IMF recognizes 'notable failures' in Greek bailout

The International Monetary Fund (IMF) acknowledged that it made ‘notable failures’ in its handling of the Greek bailout, admitting they had underestimated how deeply austerity measures would stint growth.

The IMF was successful in keeping Greece in the eurozone, which
prevented the entire collapse of the euro currency bloc, and have
helped keep the Greek economy afloat by pumping in over 200
billion euros ($258.8 billion).

With Greece in its sixth year of recession, and with an
unemployment rate of 27 percent, in a rare moment of critical
self-reflection, the IMF, has issued a report
asking many ‘what if’ scenarios, retracing their steps in the
Greek bailout.

In the titled ‘Ex-post evaluation’ report released on Wednesday,
the IMF takes a slice of the blame in Greece’s worsening
financial condition, as they grossly underestimated the impact of
austerity measures on its economy.

‘Notable failures’, according to the report, include failure in
restoring market confidence, the banks’ 30 percent loss in
deposits, high unemployment, waiting too long to restructure the
nation’s debt, and a deepening of the recession.

In short, under IMF policies, Greece’s recession
worsened.Image from www.imf.org

The IMF have four main criteria for qualifying bailouts, but
Greece only fulfilled one out of the four.

The report analyzes whether or not granting Greece ‘exceptional
access’ is justified now the country is in a much more severe
recession than the ‘troika’ lenders forecast 3 years ago.

In exchange for economic aid, Greece pledged to massively reduce
their government spending and to reform their economy under IMF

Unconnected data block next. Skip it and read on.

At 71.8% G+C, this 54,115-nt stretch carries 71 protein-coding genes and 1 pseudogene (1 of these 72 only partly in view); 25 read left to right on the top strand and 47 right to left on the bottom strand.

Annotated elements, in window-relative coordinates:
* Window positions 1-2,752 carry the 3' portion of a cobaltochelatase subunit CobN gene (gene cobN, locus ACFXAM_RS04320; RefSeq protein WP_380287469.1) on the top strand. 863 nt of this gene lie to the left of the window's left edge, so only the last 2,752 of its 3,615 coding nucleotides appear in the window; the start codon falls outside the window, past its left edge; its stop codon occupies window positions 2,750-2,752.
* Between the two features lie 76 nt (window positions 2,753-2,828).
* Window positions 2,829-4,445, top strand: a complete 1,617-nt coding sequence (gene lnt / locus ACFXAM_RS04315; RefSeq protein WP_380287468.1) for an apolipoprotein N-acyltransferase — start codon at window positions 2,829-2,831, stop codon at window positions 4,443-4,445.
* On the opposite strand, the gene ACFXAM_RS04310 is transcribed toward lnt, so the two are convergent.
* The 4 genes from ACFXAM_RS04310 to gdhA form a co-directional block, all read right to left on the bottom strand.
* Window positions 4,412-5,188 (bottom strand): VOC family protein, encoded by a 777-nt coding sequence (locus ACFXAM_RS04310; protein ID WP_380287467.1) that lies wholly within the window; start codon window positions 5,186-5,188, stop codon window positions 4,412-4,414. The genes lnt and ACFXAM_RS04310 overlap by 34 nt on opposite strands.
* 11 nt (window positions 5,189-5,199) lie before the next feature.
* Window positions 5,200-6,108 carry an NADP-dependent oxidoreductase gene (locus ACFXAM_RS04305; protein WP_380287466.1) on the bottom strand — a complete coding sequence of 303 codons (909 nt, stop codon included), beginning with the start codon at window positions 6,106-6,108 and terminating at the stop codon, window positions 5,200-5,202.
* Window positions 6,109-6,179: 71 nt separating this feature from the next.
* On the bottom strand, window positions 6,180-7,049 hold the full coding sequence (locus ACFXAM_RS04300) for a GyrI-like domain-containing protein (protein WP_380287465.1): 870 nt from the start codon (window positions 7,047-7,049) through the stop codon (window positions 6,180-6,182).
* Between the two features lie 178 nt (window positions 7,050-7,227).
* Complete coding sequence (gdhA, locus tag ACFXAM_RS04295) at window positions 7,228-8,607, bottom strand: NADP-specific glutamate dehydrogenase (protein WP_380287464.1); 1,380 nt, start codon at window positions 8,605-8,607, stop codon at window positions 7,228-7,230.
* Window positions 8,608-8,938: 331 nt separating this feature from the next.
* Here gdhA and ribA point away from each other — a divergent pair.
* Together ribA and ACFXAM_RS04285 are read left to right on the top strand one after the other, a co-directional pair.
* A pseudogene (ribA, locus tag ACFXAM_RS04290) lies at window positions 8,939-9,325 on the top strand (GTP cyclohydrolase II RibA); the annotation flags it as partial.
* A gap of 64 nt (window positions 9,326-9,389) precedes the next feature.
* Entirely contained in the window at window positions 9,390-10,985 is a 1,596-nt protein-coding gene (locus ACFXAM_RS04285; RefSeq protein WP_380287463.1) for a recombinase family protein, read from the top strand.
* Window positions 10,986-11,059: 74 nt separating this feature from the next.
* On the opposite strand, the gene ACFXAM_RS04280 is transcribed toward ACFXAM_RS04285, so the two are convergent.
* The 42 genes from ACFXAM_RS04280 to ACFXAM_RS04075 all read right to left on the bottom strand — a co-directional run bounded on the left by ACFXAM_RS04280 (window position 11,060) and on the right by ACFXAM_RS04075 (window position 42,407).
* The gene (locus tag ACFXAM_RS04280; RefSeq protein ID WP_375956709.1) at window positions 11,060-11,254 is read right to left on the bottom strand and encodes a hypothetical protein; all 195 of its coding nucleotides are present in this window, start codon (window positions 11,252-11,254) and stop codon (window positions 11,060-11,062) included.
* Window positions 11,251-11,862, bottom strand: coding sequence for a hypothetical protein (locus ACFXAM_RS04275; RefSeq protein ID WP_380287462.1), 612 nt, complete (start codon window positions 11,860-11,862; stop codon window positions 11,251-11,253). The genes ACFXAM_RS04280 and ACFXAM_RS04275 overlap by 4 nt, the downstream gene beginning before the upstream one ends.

supervision.

Cyprus, Greece, Portugal, and Ireland have all received bail-out
support from IMF lending.

Cyprus has been hit hard with its bailout
arrangement, and is now urging its President to ask the European
Commission that Cyprus be listed as a ‘poorer’ region of the EU,
so they can be eligible for more structural funds. Currently,
they are classified as a ‘rich’ country, based on their economic
condition in 2004 when they entered the EU.

Activists met in Frankfurt on May 31st and staged a protest against European leaders handling
of the three-year euro debt crisis.

They blocked the entrance to the European Central
Bank
, one of the IMF’s ‘troika’ lending partners which gave
Greece bailout funds.

Blockupy activists lay blame for the debt crisis in Europe with
the banks and in particular the ECB for its role in imposing
austerity measures on EU citizens.

Many activists expressed distrust in the IMF, only seeing it as a
power-wielding organization that collects on European debt to
influence its policy.

According to Blockupy, the austerity measures proposed by the
so-called troika, consisting of the ECB, International Monetary
Fund (IMF) and the European Commission have not reduced the
national debt of the European countries. An increase in taxes and
cuts to social programs have actually worsened the situation,
deepening recession and increasing unemployment in the EU
dramatically.

This article originally appeared on: RT